Welcome to our 2016 52 in 52 series. This year I will be reading 52 Magic: the Gathering novels spanning two decades of Vorthos lore. Each week I’ll share my review of the book along with a synopsis for those of you who are just interested in the core of the story.

by J. Robert King

Thank the Ineffable that’s over.

In all seriousness though, I’m really glad to put this whole story behind me. What started out as an amazing tale really turned into a completely unfocused mess ending in Yawgmoth toying with everyone until Urza had one last crazy plan that actually worked out but made zero sense.

In the end nothing made any sense. I could probably write ten thousand words on the plot holes in the story of Urza Planeswalker. I guess we’ll get to address some of them when we read Time Spiral. For now though I want to focus on the single most disappointing part of the entire story: Yawgmoth.

When we first met Yawgmoth as an exiled Thran eugenicist we met the incarnation of pure evil and ambition. This was a being who was cold, calculating, and manipulative to take what he wanted. He put science, charm, and wit to work for him and duped the masses of Halcyon, capital city of the Thran civilization. He had everyone eating out of his hand as he slowly turned Thran into Phyrexian.

Everyone believed in Yawgmoth except for Glacian, chief engineer of Halcyon, and through Glacian eventually Rebbec, who was chief architect of Halcyon and Glacian’s wife. Yawgmoth failed because of Rebbec. He destroyed the Thran but at the cost of exiling himself and his followers to Phyrexia when Rebbec restored the power stone that kept the Gate to Phyrexia sealed at the Megheddon Defile, which would one day come to be known as Koilos.

When we first met Urza, five thousand years later, it was in the deserts near Koilos with his brother Mishra in the care of Tocasia the Argivian archaeologist. Urza and Mishra discovered Koilos, uncovered Thran artifice, and unsealed the Gate to Phyrexia. They each took half of the power stone that had sealed the gate and had also contained Glacian’s essence. They fought a bloody war for decades that brought Dominaria to its knees. Urza had defeated Mishra but his war with Phyrexia had just begun.

What followed was not the promising story we all hoped for. Instead we were treated to a never-ending carousel of completely expendable side characters who were simply tools for Urza to ultimately reach the final goal of destroying Yawgmoth. Characters like Xantcha, Ratepe, Barrin, Jhoira, Teferi, Karn, the entire crew of the Weatherlight, the inhabitants of Serra’s realm, Cho-Manno, Eladamri, Liin Sivi, Volrath, Belbe, Rayne, and on and on and on and on were simply tools for Urza to manipulate to do his bidding.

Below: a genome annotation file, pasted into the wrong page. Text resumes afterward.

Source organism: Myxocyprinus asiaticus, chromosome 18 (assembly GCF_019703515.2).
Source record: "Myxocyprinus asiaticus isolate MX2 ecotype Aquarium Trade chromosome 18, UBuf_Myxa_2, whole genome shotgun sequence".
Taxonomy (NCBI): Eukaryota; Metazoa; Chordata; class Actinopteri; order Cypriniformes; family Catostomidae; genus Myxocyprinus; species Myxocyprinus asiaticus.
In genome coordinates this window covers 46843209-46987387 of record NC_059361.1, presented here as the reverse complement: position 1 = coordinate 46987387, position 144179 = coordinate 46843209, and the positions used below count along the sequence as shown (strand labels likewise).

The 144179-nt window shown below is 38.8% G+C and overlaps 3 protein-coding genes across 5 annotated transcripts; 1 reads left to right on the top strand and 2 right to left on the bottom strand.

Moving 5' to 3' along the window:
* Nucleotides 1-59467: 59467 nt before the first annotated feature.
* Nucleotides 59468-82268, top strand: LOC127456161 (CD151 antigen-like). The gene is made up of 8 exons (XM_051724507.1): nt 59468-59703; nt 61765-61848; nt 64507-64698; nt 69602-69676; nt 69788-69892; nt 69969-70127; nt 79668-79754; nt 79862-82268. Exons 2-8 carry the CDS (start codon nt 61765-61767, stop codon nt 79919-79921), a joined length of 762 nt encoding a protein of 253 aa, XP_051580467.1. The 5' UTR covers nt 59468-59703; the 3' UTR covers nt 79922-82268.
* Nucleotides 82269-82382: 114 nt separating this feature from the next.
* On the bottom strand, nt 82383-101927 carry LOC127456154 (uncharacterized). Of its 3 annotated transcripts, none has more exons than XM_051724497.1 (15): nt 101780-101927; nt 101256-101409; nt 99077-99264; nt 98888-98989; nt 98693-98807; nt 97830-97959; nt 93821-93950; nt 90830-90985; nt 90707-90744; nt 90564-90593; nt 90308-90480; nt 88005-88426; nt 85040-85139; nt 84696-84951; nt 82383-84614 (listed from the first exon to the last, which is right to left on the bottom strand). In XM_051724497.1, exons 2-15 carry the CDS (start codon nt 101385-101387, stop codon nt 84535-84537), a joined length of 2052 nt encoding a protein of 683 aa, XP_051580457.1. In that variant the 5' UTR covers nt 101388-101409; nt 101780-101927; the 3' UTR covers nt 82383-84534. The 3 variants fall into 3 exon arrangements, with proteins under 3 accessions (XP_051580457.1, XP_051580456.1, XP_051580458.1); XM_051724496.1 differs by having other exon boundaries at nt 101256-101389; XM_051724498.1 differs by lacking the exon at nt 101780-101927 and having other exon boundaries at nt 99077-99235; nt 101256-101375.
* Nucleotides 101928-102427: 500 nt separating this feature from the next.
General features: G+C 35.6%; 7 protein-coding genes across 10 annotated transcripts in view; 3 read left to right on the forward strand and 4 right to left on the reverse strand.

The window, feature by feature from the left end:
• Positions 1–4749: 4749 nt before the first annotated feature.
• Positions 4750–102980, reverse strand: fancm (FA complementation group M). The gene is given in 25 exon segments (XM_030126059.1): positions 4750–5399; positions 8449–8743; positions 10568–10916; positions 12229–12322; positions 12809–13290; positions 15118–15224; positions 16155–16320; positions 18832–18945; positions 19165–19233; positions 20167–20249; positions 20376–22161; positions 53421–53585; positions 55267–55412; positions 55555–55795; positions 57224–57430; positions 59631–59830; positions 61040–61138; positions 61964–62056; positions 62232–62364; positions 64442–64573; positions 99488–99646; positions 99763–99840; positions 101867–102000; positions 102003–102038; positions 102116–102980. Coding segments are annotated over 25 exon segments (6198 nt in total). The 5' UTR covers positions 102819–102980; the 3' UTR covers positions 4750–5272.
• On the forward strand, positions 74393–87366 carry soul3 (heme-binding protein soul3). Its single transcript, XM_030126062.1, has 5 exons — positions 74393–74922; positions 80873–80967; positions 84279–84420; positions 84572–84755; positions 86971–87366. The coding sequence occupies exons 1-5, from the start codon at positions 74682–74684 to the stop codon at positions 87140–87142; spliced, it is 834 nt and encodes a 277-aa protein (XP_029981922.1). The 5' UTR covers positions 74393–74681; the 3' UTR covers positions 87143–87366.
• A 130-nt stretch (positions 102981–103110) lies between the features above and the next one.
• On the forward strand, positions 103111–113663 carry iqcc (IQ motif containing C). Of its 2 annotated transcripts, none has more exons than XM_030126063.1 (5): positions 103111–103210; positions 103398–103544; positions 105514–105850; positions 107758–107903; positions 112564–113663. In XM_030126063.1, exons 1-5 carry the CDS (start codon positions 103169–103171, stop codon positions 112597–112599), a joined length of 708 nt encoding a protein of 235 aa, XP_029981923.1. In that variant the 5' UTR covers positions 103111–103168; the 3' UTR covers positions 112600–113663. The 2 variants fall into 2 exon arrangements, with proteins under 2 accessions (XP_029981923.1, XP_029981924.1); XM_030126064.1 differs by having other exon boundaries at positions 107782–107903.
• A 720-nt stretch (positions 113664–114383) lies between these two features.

But none of that was as disappointing as the Ineffable. When Yawgmoth finally decides to enter the battle he is all-powerful. A collection of planeswalkers go through the process of destroying much of Phyrexia but it is only because Yawgmoth has already decided to move to Dominaria that he allows them to do so. Yawgmoth is able to easily manipulate all living and dead characters. Nothing can stand in his way.

So what’s the motivation for this demigod of death and evil? Revenge. After nine thousand years Yawgmoth wants to destroy all of Dominaria to get revenge on Rebbec, who he believes manifests as Gaea, the spirit of the world. What a load of shit. The Yawgmoth of nine thousand years ago was evil, cunning, and manipulative but the Yawgmoth of the Apocalypse is a boring collection of cliches looking to get revenge on a woman who had the audacity to say no to him one time.

I can’t believe I read a dozen books to get to that conclusion.

Overall Rating: 1.0 — I only give this story anything over a zero because it’s over. It ends how you’d expect a collection of tropes to end. There isn’t a single dynamic character in the whole damned story. Thousands of pages of storytelling and not one bit of it contains compelling character development. Especially not in Yawgmoth or Urza.

I know that a lot of people pine for the “good old days” of the Magic story but let’s be perfectly clear: this story was bad. It started out strong, but then it kind of went on a tangent, and then it got weird, and then it introduced a ton of new characters and sub-plots like the last season of Lost, and then it decided the best way to end the story was to just blow everything up and call it a wrap like when Luke took out the Death Star.

Complain all you want about the new Planeswalker Era but don’t tell me that the story of Urza Planeswalker is something to be revered. The Thran and the Brothers War are worth reading. Parts of the rest of the Saga, like Rath and Storm, are worth reading. But ultimately you’re better off with the cliff notes.

Next Week’s Book—Odyssey by Vance Moore

Some indiscriminate amount of time in the future, on the continent of Otaria which is somehow not mentioned once in the previous two-dozen novels about Dominaria outside, perhaps, of a few short stories, we find ourselves with a new tale featuring a shadowy Cabal, a barbarian named Kamahl, and a plain metal sphere that will turn what’s left of this badly damaged plane into a complete nightmare.

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52 in 52 is a weekly feature here at Hipsters of the Coast written by former amateur Magic Player Rich Stein, who came really close to making day two of a Grand Prix on several occasions. Each week we will take a look at the past seven days of major events, big news items, and community happenings so that you can keep up-to-date on all the latest and greatest Magic: the Gathering community news.

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